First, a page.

From there, you can see your GitHub repositories. It pulls those so that you can add them to the open source project. You can fill out a form describing what your project is and what language and frameworks it uses, then it’s all added to our system so that people can search for your project based on what they're good at, and their skill level. Then they can contribute to your project, and you can also search and contribute to other people’s projects.

Who is this app aimed at? Is it people who are new to coding?

It's aimed at all developers. So essentially if you're a new developer and you want to find a project to contribute to, you can use it for that. Or if you're an established developer, and you have an open source project that you need help with, you can also use the site to find help.

How big was your team and what technologies did you use to build that?

There were three of us. We used the MEAN Stack; MongoDB for the database, Express, and Node on the back end for the queries, and then Angular for the front end.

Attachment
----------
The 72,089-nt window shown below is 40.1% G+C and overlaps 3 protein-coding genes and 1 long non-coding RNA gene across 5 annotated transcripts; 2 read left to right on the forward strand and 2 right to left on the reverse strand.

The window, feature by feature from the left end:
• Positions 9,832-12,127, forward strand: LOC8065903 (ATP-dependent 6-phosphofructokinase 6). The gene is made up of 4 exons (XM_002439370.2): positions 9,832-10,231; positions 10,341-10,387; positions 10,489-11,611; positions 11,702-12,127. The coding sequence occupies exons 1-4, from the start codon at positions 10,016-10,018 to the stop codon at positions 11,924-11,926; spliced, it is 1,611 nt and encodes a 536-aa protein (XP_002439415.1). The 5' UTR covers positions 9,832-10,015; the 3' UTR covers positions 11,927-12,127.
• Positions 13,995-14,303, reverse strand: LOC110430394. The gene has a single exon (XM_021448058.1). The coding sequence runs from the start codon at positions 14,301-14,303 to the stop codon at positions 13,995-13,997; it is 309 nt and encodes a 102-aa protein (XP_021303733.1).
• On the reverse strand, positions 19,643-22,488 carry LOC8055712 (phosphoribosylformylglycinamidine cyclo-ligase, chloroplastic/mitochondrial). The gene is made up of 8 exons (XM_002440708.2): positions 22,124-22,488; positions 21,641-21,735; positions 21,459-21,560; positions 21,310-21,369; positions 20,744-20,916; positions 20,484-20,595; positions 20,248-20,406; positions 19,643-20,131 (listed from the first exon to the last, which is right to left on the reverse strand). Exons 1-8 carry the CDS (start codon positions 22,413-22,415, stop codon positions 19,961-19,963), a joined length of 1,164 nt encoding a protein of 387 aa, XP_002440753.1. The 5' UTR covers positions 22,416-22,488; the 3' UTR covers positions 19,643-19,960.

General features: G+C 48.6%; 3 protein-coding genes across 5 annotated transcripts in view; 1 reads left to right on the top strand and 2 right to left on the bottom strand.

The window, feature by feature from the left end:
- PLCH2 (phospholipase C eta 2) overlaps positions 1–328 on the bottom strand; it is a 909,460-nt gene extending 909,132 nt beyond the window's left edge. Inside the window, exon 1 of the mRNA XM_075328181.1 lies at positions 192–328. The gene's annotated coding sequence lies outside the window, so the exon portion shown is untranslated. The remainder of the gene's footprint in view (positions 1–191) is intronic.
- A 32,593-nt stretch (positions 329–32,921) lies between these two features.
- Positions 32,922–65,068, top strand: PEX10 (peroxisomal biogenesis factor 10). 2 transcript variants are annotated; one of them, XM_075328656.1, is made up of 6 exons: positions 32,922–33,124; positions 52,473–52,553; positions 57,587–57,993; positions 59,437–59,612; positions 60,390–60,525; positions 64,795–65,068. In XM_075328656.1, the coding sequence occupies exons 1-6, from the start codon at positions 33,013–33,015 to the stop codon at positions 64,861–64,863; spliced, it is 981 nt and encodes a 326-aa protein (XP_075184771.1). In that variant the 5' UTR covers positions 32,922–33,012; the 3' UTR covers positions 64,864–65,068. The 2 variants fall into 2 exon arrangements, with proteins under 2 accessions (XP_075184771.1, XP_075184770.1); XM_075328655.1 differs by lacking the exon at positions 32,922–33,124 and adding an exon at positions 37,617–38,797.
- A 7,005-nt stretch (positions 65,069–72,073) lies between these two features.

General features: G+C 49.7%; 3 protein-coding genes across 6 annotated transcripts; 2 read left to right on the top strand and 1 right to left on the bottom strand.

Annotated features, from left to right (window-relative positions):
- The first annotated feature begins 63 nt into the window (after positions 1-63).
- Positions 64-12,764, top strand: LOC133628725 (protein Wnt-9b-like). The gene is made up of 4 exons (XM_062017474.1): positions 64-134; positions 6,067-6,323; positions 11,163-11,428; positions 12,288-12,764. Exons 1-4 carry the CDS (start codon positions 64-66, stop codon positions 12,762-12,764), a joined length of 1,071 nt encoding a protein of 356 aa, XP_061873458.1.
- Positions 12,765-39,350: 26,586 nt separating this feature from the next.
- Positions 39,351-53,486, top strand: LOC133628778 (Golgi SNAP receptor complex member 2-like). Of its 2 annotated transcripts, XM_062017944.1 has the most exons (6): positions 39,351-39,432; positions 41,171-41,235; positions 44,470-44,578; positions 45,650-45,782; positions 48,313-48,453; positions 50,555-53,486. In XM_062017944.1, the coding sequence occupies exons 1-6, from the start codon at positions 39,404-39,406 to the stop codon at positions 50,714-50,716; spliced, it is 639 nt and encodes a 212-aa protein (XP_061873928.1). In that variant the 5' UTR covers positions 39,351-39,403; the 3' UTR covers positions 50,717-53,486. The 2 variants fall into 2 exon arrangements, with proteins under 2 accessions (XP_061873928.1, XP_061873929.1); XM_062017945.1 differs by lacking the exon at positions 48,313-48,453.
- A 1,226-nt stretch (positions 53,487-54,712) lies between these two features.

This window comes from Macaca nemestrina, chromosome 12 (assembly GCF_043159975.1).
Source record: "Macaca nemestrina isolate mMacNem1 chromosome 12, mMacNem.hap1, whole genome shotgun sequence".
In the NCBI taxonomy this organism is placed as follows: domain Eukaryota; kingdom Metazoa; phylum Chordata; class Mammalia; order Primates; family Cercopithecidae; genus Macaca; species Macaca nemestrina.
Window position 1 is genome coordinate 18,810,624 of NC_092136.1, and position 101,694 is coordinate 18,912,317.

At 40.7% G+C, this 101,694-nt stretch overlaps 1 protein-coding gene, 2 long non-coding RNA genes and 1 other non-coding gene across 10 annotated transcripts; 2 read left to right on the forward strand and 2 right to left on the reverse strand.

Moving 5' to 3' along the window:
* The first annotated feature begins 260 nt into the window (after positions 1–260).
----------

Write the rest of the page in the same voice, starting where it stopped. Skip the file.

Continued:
How do you divide up tasks amongst you and your team members?

We basically laid everything out that we had to do, and then ranked the tasks by the difficulty level. Then we each picked the easier ones so that we can knock them out real quick and focus more on the difficult task. After that, we just grabbed whichever tasks everyone thought we would be good at, and worked on it until we finished. Then we grabbed a new one.

Were there any particular technologies that you had to learn how to use especially for this project?

For the login service, we used a third party login service so I had to tinker with that quite a bit. It came pre-built so you can use GitHub, LinkedIn, Facebook, and basically any social media that you needed. But it had some issues, so we had to work through those and learn those as we went along.

What would you say was the biggest challenge you had while building this project?

I would say the time span because we had already been working on a project for three weeks, then we had to start over. Not only from concept and the idea, but we had to do it all the way through to what you see now.

So what are your plans for the future of this project? Are you going to continue working on it and launch it live?

We are. Right now it's almost ready. We have a few tweaks, but we're focusing our energy on starting careers, and then once we get established in that part, we've all agreed to come back to it and work on it.

What have you been doing since you graduated from Coder Camps?